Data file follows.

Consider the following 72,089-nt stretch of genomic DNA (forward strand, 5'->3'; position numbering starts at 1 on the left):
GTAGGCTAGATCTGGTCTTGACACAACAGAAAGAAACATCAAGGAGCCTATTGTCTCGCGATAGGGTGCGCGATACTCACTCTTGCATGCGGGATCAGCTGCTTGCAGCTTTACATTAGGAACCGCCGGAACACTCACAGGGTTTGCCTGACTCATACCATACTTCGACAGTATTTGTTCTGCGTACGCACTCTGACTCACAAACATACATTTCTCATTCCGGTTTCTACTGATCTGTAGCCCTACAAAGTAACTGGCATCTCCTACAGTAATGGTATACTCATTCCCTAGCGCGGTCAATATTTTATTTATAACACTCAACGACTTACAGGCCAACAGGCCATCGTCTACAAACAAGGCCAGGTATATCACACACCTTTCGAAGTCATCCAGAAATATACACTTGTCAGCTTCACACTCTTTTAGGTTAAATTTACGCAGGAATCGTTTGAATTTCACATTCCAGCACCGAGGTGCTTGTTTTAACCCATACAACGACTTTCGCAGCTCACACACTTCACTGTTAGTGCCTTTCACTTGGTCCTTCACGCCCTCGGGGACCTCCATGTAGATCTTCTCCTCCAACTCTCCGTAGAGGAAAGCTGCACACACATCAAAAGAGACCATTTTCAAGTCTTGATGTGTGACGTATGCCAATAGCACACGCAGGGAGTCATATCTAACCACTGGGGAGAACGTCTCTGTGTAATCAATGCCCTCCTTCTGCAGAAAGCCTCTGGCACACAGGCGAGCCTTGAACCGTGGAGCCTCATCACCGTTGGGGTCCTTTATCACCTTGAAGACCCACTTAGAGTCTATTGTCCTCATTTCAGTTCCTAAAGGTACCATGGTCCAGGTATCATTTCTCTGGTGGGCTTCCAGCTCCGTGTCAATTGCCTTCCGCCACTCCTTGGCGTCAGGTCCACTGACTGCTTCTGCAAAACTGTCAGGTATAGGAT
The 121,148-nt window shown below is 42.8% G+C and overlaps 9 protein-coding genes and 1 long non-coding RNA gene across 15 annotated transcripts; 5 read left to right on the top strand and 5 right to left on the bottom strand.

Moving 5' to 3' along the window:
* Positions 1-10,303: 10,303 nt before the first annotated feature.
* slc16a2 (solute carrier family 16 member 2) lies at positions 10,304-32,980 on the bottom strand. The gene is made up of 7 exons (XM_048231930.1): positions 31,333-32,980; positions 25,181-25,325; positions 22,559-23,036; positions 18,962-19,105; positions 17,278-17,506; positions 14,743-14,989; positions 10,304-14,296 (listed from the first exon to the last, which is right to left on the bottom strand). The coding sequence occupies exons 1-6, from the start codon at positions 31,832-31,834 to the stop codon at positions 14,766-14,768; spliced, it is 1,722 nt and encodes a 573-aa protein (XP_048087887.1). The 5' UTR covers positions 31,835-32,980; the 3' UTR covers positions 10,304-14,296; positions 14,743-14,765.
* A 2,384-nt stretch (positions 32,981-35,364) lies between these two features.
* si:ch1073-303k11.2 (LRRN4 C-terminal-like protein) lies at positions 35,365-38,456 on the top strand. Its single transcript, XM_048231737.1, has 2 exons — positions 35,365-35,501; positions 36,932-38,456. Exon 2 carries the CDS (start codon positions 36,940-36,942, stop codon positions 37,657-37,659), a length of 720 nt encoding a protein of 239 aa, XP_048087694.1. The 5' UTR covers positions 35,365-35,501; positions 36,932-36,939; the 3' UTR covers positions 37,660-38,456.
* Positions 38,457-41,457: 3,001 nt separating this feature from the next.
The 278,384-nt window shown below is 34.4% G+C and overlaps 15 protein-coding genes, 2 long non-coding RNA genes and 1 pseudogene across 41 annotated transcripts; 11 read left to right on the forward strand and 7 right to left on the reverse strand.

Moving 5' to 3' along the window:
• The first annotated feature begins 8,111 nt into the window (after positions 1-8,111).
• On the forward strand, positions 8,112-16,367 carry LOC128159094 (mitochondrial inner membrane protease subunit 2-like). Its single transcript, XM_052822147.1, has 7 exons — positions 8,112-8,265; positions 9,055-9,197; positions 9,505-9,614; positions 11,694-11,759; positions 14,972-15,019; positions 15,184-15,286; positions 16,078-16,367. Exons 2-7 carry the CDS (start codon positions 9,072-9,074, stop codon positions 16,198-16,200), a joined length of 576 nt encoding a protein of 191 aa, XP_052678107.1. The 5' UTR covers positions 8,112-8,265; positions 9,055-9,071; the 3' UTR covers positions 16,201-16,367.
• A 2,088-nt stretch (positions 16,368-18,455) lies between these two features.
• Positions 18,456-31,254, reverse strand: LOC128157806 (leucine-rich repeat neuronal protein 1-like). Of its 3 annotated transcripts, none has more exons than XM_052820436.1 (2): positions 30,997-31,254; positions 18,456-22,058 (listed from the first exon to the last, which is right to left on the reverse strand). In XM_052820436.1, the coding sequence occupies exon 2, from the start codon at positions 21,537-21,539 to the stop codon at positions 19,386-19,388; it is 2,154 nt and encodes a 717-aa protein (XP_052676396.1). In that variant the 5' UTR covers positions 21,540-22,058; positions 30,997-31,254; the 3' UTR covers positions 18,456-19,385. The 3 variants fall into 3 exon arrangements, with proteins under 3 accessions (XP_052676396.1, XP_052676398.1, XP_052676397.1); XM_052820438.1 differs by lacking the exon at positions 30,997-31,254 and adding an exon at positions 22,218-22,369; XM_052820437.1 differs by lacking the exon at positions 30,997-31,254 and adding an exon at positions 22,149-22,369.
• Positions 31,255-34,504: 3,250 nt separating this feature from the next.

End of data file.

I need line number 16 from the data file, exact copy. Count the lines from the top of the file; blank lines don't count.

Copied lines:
• Positions 31,255-34,504: 3,250 nt separating this feature from the next.